Burnett: McCain Win Might Give Stocks 'Big Pop,' Market 'Priced In Obama'

     The writing is on the wall, even though the wall may not like it.


     CNBC’s Erin Burnett told MSNBC’s “Morning Joe” that Wall Street was predicting that Sen. Barack Obama will win the presidency, but an upset from Sen. John McCain might boost it.


     “This market has priced in Obama, has not priced in McCain,” Burnett said on the Nov. 3 broadcast. “Some people say that if McCain were to have an upset and win the market might get a big pop, who knows, but down here the conventional wisdom is, is that Obama has been priced into stocks.”


     When asked to explain the term "priced in", Burnett said, “It just means the market expects it. So, if Obama wins the market probably isn’t going to do anything one way or the other.”


     But Burnett said the markets were even more concerned about a possible 60 seat majority for Democrats in the Senate.


     “Now, the one thing that the market is going to watch, um, is, is this filibuster proof 60 that you talk about. That actually matters, whether you are going to get Democrats across the board and get a mandate on that front. The market is watching that, perhaps even more carefully than the presidential side of the election,” Burnett said.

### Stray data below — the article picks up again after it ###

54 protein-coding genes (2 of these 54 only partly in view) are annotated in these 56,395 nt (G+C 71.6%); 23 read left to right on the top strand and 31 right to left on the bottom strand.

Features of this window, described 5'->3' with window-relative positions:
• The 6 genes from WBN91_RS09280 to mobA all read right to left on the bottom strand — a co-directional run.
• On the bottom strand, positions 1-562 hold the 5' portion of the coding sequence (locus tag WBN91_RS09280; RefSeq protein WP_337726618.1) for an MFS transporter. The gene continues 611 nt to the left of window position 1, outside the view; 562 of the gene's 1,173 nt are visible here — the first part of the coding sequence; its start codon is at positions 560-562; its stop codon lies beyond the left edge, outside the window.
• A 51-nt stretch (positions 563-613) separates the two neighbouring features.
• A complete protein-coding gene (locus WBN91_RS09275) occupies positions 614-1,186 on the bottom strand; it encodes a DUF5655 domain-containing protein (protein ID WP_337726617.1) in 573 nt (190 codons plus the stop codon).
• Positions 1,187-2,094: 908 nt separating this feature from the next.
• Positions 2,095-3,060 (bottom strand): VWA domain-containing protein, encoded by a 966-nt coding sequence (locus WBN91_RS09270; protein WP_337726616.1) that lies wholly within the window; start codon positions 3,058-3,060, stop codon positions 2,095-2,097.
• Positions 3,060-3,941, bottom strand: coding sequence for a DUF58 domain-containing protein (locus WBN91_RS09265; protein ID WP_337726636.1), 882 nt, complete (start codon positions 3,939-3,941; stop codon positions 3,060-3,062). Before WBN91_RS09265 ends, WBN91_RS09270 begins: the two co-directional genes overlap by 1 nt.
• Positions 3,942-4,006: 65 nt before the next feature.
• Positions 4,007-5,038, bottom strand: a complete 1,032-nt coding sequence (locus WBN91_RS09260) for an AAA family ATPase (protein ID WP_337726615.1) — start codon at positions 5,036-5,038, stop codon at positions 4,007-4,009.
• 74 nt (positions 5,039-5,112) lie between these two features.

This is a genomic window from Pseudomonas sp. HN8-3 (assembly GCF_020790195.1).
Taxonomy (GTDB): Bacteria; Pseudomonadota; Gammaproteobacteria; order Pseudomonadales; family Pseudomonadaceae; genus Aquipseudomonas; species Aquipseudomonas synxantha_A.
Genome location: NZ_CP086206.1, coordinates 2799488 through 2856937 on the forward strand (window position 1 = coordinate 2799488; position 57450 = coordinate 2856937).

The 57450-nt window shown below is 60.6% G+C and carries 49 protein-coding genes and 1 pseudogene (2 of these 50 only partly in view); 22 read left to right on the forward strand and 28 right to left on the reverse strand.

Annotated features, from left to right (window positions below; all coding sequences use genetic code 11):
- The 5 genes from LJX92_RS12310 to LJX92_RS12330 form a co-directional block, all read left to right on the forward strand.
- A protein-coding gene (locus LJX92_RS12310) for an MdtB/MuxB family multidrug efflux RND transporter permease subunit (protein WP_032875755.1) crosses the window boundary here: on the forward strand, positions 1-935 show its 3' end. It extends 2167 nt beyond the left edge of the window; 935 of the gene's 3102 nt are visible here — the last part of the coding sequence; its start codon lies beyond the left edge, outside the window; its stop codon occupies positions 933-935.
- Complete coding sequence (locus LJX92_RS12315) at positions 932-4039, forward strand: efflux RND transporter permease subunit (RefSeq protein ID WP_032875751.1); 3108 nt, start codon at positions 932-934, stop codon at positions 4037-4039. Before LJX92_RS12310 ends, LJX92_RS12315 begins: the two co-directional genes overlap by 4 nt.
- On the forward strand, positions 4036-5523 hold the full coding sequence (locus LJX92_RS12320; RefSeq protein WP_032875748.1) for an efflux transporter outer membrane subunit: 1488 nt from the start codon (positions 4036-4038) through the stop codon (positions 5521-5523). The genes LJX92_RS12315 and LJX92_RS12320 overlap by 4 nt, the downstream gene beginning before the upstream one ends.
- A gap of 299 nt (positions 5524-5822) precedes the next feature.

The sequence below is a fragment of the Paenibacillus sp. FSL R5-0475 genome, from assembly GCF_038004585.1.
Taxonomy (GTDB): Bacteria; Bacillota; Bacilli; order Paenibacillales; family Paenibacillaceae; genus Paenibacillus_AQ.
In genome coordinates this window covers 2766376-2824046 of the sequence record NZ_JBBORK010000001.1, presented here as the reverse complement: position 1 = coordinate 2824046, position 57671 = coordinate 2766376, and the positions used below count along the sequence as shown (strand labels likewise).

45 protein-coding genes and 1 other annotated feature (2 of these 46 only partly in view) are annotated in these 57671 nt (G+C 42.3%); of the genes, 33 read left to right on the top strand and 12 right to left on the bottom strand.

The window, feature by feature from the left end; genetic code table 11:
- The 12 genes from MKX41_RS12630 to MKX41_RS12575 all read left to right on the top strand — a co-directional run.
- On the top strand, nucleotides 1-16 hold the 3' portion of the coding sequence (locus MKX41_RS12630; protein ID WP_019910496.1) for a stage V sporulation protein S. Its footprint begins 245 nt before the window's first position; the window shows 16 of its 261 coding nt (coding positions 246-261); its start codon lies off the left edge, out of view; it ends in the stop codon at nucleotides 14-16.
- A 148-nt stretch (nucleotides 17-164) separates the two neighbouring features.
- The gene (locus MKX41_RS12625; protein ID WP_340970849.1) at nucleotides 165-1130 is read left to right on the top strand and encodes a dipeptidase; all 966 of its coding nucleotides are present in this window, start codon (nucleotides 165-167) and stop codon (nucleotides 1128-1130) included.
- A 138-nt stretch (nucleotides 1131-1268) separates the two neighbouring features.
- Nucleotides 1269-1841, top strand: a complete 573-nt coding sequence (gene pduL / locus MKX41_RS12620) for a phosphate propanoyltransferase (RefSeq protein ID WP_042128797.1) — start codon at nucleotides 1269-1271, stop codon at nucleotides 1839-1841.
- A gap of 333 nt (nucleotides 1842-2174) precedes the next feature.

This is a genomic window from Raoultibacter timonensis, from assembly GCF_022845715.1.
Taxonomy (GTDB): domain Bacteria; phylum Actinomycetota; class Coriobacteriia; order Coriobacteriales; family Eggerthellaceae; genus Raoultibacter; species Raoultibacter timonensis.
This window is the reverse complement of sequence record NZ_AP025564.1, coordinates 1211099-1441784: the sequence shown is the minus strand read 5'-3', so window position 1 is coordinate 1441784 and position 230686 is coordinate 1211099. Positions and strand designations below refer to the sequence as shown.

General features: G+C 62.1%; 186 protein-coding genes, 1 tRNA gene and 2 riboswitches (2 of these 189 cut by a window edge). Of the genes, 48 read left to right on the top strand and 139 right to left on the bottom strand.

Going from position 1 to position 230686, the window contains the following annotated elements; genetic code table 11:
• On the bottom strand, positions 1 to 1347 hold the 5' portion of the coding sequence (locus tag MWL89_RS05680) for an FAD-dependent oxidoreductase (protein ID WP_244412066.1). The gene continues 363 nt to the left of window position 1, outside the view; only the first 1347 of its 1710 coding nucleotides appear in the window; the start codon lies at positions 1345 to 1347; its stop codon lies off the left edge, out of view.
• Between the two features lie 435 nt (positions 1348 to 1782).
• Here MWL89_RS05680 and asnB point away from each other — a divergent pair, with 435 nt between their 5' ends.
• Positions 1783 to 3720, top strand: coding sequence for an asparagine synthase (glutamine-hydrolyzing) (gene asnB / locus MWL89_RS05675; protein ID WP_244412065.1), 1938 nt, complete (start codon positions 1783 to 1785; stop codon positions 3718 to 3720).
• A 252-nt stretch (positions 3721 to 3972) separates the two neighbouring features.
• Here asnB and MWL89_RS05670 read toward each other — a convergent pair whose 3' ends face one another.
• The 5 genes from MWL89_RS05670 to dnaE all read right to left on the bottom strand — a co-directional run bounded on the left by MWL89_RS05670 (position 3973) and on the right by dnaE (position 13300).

Other financial experts have warned that about the election’s possible economic repercussions. Dariusz Kowalczyk, an analyst for Honk Kong-based CFC Seymour, wrote in a research note quoted by the Associated Press that Democratic control of U.S. economic policy "would risk disincentivising entrepreneurship," and could have a negative impact on productivity and growth.

     “Clearly, the investor class – which many pollsters define as those who have more than $5,000 invested in the stock market – is critical to a McCain victory,” BusinessWeek magazine said Nov. 3.

     The magazine spoke with Pat Consolmagno, an 87-year-old retiree in Englewood, Fla., who said, “Obama? I don't think he's got a clue.” Consolmagno said she was backing McCain even though the investments she and her husband Joe own “are not worth what they were.”

     The Consolmagnos live off the “roughly $80,000 they get from earnings on their mutual funds and savings, Social Security, and a Chrysler pension.”

     "I don't think either [candidate] is a genius when it comes to the markets; we're just sitting here waiting to see what happens," said Pat Consolmagno.